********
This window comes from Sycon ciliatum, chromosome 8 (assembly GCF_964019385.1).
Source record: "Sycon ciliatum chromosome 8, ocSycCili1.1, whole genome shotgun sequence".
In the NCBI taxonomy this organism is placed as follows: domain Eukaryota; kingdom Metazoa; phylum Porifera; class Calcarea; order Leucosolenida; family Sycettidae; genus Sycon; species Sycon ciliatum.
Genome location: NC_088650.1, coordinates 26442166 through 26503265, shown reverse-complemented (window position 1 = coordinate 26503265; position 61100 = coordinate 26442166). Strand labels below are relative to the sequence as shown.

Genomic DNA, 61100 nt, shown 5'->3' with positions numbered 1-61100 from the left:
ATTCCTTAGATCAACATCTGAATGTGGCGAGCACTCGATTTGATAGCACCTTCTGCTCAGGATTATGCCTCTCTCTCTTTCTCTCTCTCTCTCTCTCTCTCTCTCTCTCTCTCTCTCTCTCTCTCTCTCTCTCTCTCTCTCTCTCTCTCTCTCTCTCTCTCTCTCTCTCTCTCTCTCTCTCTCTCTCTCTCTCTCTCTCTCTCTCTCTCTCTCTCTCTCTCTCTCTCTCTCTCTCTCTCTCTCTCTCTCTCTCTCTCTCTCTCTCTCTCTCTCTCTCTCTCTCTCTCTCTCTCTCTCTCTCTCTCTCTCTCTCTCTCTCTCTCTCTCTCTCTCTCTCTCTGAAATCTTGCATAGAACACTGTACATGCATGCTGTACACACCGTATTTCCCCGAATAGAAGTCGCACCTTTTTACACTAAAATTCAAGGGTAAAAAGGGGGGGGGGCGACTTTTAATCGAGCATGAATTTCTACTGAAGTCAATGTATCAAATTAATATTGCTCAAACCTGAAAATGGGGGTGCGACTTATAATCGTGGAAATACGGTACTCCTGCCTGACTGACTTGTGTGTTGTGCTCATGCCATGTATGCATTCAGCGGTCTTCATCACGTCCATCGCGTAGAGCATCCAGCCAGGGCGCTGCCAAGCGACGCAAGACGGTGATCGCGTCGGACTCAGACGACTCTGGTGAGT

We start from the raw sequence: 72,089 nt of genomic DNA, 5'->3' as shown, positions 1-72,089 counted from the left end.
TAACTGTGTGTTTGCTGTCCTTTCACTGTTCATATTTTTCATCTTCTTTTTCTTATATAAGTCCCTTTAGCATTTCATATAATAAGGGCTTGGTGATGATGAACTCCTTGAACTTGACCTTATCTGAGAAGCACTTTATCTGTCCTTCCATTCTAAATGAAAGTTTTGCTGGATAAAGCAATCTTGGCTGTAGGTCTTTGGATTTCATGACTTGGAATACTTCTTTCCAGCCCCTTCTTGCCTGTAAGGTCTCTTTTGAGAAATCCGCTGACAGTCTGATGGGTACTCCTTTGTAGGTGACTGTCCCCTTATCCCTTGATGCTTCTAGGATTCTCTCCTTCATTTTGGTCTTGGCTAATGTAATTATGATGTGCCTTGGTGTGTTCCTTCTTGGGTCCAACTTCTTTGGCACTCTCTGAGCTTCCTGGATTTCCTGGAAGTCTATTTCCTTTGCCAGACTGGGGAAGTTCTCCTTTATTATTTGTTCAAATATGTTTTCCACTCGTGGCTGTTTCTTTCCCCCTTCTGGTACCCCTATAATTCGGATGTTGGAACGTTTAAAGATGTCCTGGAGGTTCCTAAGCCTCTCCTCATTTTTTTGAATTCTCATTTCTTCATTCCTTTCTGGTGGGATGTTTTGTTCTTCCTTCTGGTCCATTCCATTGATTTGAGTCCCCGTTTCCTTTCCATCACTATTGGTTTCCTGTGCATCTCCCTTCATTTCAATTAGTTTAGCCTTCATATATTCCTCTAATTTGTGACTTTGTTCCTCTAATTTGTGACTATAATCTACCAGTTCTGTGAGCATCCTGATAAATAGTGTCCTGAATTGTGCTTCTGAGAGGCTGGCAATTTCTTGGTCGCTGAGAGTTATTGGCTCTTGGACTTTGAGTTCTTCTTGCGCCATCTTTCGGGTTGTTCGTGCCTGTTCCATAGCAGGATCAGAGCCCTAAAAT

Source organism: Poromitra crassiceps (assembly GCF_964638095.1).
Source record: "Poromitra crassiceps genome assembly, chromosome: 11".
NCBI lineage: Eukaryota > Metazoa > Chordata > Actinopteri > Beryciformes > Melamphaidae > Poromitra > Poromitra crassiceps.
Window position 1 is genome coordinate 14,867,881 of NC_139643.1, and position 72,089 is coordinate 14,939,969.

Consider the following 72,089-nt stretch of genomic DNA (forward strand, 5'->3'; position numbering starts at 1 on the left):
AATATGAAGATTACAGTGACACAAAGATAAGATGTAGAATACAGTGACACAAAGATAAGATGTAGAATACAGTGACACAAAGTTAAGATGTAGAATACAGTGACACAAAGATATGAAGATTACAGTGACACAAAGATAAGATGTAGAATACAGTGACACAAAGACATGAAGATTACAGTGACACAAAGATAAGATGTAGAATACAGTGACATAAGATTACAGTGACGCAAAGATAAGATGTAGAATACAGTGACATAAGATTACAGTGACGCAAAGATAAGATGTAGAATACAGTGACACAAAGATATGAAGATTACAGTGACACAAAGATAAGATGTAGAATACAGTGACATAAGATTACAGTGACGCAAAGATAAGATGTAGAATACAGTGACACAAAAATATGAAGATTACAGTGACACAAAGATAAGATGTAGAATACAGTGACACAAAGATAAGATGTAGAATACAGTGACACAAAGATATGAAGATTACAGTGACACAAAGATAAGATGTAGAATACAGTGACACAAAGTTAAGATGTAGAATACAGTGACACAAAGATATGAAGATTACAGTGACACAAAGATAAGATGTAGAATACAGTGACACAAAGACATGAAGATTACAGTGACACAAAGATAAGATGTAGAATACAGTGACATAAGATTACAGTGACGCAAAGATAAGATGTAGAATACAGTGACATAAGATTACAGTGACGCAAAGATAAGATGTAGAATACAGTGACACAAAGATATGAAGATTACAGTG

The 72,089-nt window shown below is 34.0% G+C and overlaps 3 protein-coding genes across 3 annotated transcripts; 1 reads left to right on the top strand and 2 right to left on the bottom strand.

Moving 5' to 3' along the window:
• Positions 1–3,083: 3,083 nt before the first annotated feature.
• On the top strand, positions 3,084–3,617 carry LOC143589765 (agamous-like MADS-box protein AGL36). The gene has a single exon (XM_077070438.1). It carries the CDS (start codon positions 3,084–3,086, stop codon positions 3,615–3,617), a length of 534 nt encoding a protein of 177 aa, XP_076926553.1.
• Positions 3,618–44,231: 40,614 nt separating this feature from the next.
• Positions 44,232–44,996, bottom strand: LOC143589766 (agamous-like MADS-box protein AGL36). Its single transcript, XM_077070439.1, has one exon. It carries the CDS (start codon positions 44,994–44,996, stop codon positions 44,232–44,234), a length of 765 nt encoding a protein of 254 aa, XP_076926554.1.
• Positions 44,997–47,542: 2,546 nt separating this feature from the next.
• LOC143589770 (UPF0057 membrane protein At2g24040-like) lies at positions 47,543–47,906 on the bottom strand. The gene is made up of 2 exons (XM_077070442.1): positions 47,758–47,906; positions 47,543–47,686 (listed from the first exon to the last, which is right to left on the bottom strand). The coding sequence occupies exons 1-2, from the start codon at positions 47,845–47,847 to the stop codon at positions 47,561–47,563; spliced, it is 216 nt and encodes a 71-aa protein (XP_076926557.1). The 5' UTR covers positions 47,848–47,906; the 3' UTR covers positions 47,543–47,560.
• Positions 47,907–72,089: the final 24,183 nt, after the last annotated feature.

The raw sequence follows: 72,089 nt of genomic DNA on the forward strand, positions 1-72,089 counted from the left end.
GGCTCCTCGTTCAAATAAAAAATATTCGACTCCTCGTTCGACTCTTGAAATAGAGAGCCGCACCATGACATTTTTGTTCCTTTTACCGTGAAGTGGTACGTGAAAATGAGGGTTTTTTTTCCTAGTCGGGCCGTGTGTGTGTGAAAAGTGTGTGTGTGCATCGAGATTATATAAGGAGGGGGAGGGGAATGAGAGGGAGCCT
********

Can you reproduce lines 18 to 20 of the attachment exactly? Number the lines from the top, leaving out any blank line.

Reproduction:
• On the top strand, positions 3,084–3,617 carry LOC143589765 (agamous-like MADS-box protein AGL36). The gene has a single exon (XM_077070438.1). It carries the CDS (start codon positions 3,084–3,086, stop codon positions 3,615–3,617), a length of 534 nt encoding a protein of 177 aa, XP_076926553.1.
• Positions 3,618–44,231: 40,614 nt separating this feature from the next.
• Positions 44,232–44,996, bottom strand: LOC143589766 (agamous-like MADS-box protein AGL36). Its single transcript, XM_077070439.1, has one exon. It carries the CDS (start codon positions 44,994–44,996, stop codon positions 44,232–44,234), a length of 765 nt encoding a protein of 254 aa, XP_076926554.1.